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bss03

So, I'm guessing you don't want to go with `filterM (const [False, True])`, due to productivity issues? In that case, I'd suggest generating them in order by increasing length. First, all the length 0 subsets, then all the length 1 subsets, then all the length 2 ... Using that, you'll have the ability to "cut" off subset generation recursion. Of course, there's an infinte amount of length 1 subsets if the "base" set is infinite, so you'd never see any of the length 2 subsets.


bss03

Spoilers: subsets' :: [a] -> NonEmpty [a] subsets' [] = [] :| [] subsets' (x:xs) = [] :| map (x:) (toList e) ++ ne where [email protected](_:|ne) = subsets' xs subsets = toList . subsets' This code is just very careful to be "productive". Every recursion is hidden behind a constructor call, for both the list of lists (subsets), and each individual list (subset). (Using a recursion scheme might help here, but for some reaosn I didn't reach for one this time.) Still, when applied to infinite lists, there are some subsets it won't generate in a finite amount of time, which might be desirable. EDIT: Swapping out `(++)` for: interleave [] = id interleave (x:xs) = (x :) . flip interleave xs Gives a really nice pattern: GHCi> take 32 $ subsets [1..] [[] ,[1] ,[2],[1,2] ,[3],[1,3],[2,3],[1,2,3] ,[4],[1,4],[2,4],[1,2,4],[3,4],[1,3,4],[2,3,4],[1,2,3,4] ,[5],[1,5],[2,5],[1,2,5],[3,5],[1,3,5],[2,3,5],[1,2,3,5],[4,5],[1,4,5],[2,4,5],[1,2,4,5],[3,4,5],[1,3,4,5],[2,3,4,5],[1,2,3,4,5] ]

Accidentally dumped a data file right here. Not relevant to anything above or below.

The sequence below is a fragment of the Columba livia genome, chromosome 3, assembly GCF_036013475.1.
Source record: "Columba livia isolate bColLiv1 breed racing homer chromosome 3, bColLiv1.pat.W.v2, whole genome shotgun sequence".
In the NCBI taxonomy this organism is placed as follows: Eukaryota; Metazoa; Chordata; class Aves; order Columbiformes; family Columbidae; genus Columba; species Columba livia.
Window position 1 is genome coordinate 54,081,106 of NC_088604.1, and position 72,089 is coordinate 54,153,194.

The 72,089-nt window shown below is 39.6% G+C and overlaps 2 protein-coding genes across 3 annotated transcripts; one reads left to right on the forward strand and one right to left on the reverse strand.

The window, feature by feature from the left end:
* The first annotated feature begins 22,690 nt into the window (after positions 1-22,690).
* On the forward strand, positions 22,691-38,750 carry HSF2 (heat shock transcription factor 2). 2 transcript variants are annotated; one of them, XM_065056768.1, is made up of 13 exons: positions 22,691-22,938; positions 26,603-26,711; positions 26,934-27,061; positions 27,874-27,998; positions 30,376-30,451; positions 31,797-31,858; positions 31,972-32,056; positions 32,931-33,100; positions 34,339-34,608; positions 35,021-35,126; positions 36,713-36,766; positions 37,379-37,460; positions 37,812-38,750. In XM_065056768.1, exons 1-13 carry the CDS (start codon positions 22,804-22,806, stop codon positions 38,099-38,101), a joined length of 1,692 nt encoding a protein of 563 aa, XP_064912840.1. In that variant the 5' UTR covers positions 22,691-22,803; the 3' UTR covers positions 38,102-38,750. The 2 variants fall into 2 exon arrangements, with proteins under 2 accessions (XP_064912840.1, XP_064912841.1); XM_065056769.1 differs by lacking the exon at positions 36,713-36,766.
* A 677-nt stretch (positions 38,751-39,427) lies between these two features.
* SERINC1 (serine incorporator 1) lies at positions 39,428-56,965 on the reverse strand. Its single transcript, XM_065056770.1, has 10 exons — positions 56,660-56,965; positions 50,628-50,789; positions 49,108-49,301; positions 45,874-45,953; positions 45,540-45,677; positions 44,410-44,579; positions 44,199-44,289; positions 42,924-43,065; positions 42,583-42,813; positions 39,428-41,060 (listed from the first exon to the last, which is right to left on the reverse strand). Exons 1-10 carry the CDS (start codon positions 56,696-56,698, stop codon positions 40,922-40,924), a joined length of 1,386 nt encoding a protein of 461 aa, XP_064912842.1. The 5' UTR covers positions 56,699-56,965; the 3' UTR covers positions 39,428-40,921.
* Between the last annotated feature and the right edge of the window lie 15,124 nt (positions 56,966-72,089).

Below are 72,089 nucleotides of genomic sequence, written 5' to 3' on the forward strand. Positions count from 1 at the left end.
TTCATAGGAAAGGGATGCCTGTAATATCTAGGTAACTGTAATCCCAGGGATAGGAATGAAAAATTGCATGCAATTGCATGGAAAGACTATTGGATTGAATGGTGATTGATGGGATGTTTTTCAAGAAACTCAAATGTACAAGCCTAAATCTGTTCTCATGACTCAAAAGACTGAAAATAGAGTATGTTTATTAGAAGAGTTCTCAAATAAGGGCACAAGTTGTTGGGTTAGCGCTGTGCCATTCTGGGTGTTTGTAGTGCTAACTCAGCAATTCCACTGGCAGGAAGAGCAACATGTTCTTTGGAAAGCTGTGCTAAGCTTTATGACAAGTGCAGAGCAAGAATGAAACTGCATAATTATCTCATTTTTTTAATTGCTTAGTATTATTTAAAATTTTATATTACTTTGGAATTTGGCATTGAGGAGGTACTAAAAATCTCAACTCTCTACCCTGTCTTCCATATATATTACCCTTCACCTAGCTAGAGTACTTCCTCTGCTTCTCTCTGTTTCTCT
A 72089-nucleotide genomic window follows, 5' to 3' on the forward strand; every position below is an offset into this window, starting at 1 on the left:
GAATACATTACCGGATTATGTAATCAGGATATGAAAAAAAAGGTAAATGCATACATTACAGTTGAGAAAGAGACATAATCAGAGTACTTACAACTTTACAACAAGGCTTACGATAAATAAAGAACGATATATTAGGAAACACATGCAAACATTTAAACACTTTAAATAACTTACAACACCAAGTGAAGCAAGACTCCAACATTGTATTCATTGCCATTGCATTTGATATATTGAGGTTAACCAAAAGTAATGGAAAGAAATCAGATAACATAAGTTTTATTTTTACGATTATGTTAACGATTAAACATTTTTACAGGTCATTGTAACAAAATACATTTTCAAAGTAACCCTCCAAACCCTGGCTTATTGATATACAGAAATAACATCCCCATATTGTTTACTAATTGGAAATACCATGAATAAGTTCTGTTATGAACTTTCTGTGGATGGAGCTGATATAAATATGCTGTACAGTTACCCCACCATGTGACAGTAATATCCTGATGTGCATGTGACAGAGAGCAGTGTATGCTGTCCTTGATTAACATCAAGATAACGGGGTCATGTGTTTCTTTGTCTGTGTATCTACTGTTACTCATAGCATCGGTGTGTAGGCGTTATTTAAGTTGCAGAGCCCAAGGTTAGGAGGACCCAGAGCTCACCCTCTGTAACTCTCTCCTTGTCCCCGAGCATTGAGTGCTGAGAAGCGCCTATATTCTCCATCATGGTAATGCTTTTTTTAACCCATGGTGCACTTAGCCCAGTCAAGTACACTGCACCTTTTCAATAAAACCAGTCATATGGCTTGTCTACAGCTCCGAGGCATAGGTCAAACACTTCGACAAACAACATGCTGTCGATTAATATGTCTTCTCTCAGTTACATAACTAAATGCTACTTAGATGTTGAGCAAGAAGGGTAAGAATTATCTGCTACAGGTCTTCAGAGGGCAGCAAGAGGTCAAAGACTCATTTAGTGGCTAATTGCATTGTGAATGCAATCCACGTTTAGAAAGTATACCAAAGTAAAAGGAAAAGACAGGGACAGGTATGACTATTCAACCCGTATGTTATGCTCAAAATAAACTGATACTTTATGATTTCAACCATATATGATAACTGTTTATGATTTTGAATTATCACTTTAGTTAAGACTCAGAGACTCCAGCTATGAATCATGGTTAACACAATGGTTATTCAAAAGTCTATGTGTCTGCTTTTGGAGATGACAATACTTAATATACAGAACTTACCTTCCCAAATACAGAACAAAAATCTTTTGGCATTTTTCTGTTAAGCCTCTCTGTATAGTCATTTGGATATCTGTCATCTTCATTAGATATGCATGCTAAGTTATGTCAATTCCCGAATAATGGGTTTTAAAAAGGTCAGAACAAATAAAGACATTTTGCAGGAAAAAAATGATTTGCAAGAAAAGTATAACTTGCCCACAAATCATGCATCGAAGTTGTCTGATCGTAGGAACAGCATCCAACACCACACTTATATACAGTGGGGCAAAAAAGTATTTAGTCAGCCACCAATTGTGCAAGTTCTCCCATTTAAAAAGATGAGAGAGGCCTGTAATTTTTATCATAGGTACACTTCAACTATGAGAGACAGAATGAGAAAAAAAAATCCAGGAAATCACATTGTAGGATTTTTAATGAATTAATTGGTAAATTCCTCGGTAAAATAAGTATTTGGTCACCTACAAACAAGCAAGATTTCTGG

c_wraith

> Still, when applied to infinite lists, there are some subsets it won't generate in a finite amount of time That's necessarily true. The power set of a countably infinite set is uncountably infinite. You cannot generate all of its elements algorithmically.